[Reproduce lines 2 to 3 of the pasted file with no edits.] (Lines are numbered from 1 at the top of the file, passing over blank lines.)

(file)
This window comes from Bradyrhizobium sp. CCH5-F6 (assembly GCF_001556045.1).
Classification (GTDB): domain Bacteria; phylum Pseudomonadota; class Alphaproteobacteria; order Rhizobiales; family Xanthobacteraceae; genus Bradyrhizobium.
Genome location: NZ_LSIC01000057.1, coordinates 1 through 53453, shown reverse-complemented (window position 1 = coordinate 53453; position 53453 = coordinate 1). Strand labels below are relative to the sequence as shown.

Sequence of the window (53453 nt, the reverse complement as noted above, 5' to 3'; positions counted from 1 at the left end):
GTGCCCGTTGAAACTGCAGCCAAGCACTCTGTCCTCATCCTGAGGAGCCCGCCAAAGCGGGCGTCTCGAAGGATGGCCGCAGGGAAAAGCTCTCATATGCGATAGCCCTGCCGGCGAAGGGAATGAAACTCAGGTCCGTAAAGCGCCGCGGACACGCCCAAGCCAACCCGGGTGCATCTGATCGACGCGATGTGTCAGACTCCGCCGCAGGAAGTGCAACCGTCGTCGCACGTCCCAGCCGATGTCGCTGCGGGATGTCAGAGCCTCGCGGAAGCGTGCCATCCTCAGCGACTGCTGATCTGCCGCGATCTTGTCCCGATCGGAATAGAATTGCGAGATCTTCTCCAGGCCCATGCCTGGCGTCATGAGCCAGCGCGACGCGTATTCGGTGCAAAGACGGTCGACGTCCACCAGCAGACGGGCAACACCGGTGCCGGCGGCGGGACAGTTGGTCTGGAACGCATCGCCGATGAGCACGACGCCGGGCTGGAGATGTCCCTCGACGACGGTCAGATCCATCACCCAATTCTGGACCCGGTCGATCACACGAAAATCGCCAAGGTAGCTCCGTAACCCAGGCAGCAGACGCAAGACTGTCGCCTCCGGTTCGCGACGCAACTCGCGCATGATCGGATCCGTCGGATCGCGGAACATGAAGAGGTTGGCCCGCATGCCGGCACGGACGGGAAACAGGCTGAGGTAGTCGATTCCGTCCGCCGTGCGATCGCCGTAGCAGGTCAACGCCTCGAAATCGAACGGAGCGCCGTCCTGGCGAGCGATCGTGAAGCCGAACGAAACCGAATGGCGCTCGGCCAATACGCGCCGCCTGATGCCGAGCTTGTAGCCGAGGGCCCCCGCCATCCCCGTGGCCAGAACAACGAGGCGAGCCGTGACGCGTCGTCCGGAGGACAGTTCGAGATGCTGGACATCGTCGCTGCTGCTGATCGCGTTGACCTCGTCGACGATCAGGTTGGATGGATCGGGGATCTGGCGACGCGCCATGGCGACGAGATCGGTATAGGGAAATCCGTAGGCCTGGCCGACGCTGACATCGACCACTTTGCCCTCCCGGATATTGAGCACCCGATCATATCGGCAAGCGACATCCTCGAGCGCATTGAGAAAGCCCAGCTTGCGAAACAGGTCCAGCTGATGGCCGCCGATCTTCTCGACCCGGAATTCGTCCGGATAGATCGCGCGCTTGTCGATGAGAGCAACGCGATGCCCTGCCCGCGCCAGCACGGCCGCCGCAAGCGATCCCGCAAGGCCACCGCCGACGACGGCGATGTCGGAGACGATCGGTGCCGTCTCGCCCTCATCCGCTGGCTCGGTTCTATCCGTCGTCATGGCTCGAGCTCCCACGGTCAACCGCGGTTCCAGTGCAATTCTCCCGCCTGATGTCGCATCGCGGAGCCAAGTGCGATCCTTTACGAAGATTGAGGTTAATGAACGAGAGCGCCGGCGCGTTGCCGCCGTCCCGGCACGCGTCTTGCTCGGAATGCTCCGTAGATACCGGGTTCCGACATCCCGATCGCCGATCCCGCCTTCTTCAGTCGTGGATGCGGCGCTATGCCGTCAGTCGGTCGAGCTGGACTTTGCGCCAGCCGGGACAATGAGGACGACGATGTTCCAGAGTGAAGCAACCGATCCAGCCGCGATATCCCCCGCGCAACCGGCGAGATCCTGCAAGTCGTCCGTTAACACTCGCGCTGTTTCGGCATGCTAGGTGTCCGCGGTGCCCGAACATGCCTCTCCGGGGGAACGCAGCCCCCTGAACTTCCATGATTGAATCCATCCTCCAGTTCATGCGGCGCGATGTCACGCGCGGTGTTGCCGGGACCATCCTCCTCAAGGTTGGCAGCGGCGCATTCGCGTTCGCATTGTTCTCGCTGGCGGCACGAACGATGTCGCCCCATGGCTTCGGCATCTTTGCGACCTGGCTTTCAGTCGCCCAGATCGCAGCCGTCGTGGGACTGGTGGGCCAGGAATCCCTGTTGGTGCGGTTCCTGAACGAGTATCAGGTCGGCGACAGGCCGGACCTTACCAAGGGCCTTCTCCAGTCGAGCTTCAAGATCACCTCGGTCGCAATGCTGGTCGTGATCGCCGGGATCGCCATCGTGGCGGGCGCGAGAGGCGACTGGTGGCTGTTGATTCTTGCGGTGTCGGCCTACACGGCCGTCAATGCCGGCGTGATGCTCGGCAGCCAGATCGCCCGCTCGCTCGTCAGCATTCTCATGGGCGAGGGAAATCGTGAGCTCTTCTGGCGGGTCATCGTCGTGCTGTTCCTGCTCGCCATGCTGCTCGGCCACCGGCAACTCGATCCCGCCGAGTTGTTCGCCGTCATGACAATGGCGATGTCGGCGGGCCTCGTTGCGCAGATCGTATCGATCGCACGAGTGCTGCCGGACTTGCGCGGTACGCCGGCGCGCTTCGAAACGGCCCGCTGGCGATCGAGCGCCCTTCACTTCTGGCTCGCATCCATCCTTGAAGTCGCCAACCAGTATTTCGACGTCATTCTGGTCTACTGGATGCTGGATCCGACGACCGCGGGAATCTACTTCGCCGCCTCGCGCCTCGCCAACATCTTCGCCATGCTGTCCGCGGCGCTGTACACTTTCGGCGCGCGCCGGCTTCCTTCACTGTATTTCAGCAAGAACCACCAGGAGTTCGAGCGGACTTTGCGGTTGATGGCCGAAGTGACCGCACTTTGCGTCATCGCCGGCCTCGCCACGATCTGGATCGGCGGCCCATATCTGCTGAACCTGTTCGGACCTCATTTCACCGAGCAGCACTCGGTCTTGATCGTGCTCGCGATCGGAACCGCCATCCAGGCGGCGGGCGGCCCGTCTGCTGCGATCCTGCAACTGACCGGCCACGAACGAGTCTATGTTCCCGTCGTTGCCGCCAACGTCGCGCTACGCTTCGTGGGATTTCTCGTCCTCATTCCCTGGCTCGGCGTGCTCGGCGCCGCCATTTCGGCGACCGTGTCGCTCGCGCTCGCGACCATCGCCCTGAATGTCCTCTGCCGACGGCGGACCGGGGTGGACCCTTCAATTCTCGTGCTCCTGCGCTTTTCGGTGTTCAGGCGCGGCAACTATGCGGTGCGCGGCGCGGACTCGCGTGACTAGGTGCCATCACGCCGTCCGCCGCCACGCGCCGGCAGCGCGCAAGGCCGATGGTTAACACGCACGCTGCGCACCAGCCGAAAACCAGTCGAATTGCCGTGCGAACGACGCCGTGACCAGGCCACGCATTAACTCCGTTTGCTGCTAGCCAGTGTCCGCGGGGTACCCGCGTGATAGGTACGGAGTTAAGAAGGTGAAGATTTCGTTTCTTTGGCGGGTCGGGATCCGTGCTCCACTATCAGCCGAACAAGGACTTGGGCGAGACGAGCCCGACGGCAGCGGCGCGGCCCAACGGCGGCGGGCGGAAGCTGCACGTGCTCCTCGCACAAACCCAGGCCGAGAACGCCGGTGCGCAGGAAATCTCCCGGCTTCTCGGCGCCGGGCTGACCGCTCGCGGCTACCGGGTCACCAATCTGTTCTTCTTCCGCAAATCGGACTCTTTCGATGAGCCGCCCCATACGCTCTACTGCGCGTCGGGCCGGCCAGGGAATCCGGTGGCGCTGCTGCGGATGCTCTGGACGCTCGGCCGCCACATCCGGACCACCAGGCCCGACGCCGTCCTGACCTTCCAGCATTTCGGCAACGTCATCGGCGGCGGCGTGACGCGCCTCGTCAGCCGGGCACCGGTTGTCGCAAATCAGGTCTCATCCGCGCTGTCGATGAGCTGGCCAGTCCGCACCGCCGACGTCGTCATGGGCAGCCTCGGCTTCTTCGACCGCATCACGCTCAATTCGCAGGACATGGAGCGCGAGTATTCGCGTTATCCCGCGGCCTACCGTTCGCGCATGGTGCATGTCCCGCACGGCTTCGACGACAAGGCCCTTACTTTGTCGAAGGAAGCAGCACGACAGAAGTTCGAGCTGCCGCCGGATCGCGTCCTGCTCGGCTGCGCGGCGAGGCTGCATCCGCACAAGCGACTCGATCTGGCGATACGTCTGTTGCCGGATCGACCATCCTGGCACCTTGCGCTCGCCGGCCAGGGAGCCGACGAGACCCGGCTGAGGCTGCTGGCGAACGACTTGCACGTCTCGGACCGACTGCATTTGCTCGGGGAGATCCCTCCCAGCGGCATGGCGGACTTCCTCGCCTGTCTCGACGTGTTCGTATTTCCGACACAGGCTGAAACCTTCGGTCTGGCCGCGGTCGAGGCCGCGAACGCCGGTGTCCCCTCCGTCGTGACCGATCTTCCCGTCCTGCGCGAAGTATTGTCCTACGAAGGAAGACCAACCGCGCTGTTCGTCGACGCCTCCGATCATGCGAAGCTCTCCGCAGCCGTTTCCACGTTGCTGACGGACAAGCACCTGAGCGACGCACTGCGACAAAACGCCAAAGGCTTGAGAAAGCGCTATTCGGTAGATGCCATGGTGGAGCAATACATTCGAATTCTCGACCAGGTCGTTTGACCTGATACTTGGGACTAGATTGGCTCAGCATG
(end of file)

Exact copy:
Classification (GTDB): domain Bacteria; phylum Pseudomonadota; class Alphaproteobacteria; order Rhizobiales; family Xanthobacteraceae; genus Bradyrhizobium.
Genome location: NZ_LSIC01000057.1, coordinates 1 through 53453, shown reverse-complemented (window position 1 = coordinate 53453; position 53453 = coordinate 1). Strand labels below are relative to the sequence as shown.